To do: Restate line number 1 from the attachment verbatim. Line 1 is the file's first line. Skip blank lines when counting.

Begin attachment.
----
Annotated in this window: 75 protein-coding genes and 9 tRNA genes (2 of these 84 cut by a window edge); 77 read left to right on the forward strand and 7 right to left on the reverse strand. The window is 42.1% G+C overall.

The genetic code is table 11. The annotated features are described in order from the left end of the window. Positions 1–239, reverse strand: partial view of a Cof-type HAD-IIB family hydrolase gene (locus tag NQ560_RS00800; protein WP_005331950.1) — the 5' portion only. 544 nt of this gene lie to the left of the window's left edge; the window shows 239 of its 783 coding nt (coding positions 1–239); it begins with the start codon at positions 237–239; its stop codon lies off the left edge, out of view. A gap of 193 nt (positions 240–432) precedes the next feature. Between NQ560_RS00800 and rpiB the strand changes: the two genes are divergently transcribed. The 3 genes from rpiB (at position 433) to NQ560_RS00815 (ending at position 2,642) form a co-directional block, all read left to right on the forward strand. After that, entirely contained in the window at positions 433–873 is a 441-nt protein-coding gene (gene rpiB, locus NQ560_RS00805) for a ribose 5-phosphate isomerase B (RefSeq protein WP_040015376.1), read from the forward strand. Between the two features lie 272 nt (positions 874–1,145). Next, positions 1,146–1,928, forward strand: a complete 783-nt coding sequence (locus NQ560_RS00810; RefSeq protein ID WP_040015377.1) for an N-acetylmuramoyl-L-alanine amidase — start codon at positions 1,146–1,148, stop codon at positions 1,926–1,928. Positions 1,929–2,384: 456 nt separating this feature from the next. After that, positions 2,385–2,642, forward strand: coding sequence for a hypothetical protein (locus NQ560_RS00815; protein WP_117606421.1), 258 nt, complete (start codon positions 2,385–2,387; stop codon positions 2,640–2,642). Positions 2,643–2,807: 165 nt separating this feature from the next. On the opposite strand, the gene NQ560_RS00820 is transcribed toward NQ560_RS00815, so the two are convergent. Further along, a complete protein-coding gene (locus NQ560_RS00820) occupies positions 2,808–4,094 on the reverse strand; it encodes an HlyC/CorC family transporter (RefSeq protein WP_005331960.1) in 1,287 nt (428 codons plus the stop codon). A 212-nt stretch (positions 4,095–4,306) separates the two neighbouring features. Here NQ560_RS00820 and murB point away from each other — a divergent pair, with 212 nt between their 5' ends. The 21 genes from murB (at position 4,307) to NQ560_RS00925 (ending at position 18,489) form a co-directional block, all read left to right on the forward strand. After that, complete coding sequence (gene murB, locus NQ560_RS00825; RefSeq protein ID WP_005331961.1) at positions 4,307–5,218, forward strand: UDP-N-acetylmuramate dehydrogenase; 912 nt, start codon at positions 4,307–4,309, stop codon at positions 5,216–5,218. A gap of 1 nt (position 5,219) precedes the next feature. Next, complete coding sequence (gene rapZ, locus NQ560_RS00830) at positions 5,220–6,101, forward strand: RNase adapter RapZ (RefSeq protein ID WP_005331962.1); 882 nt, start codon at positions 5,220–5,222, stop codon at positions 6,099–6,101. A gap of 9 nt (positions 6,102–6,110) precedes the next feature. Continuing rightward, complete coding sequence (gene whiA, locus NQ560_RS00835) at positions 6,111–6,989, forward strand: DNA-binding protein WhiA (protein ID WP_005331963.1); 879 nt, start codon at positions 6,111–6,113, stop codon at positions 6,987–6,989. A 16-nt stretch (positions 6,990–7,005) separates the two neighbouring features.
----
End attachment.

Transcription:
Annotated in this window: 75 protein-coding genes and 9 tRNA genes (2 of these 84 cut by a window edge); 77 read left to right on the forward strand and 7 right to left on the reverse strand. The window is 42.1% G+C overall.